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  • Painful intercourse

  • Urogenital pain disorders

  • Sexual pain disorder

  • Levator ani syndrome

  • Vaginismus


  • 625.0 Dyspareunia

  • Associated Diagnoses

    • 617 Endometriosis

    • 625.1 Vaginismus

    • 625.7 Vulvodynia

    • 625.71 Vulvar vestibulitis

    • 724.7 Disorders of coccyx

    • 728.2 Muscular wasting and disuse atrophy

    • 728.85 Spasm of muscle

    • 729.1 Myalgia


  • M62.83 Muscle spasm

  • M79.1 Myalgia

  • N94.1 Dyspareunia

  • N94.2 Vaginismus


  • 4C: Impaired Muscle Performance1


A 28-year-old woman delivered her first baby vaginally 12 weeks ago. She sustained a Grade 2 perineal wound during the delivery. The wound became infected. The wound was surgically repaired and revised during a subsequent surgery. The obstetrician (OB) told the patient that some of the perineal scar tissue had to be removed. She was cleared by her OB/gynecologist (Gyn) to have intercourse but experienced severe pain during initial penetration and also with deep penetration during the first attempt at intercourse with her husband.



  • Pain during initial or deep penetration during sexual intercourse

Essentials of Diagnosis

  • Rule out gynecological pathology

  • Pain with vaginal penetration during gynecological examination, insertion of tampon, or during and after sexual intercourse

  • Pain to palpation of the superficial genital muscles and/or deep levator ani pelvic floor muscles (PFMs)

FIGURE 268-1

Diagnostic approach: Vaginitis. PID, pelvic inflammatory disease; TSS, toxic shock syndrome. (From Henderson MC, Tierney LM, Smetana GW. The Patient History: An Evidence-Based Approach to Differential Diagnosis. Copyright © The McGraw-Hill Companies, Inc. All rights reserved.)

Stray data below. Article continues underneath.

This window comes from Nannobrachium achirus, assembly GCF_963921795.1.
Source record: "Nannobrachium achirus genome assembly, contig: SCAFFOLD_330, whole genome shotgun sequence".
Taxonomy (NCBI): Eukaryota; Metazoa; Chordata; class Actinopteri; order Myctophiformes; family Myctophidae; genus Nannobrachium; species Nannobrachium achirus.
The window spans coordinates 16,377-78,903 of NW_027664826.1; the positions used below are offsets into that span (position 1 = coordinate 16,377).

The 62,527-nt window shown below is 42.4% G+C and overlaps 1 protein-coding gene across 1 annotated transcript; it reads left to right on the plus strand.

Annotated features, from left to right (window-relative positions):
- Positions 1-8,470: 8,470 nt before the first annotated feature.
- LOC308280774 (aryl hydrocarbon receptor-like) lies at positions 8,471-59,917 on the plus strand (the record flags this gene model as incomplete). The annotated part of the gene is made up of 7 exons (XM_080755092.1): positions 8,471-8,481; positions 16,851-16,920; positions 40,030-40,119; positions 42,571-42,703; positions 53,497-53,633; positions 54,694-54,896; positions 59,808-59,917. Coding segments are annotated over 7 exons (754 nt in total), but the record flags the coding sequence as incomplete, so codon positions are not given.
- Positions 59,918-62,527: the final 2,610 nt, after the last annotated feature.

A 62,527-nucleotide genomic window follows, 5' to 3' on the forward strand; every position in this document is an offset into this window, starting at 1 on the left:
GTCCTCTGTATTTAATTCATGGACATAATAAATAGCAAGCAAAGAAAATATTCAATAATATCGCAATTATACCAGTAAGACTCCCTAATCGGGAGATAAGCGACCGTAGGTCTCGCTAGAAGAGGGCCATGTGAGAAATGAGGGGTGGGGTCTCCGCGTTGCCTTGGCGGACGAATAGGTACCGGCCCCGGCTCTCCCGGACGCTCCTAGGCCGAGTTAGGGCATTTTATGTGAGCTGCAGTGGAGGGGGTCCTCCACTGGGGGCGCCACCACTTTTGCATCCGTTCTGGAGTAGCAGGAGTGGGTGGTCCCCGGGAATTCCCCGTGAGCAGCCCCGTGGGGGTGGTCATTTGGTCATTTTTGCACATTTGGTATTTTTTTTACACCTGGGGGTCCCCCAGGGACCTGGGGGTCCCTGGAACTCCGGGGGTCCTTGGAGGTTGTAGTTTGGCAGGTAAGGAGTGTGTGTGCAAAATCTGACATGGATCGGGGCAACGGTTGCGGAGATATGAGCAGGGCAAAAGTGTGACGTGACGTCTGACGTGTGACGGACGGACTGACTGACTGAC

General Considerations

  • Female only

  • May be a side effect of vaginal delivery associated with perineal trauma or pelvic joint injury

  • Vaginal stenosis and atrophy causing painful intercourse may be secondary to radiation of the pelvis for treatment of cancers

  • Urogenital pain disorders are frequently associated with pain in nearby body areas; especially back, pelvic, hip, groin regions


  • Severe perineal trauma occurs in 0.5% to 10% of vaginal births2

  • Exact prevalence of pelvic pain is not known, estimates vary in the literature from 3.8% to 24%3

  • Many patients with pelvic pain will go on to develop chronic pain syndrome with depression, pain out of proportion to pathology, and changing roles in marriage, family, and career4



  • Report of vaginal pain during penetration

  • Perceived reduction in size of vaginal opening attributed to muscle spasm

  • May complain of lower quadrant abdominal pain during sexual intercourse

  • Symptoms may worsen or decrease during and after sexual intercourse

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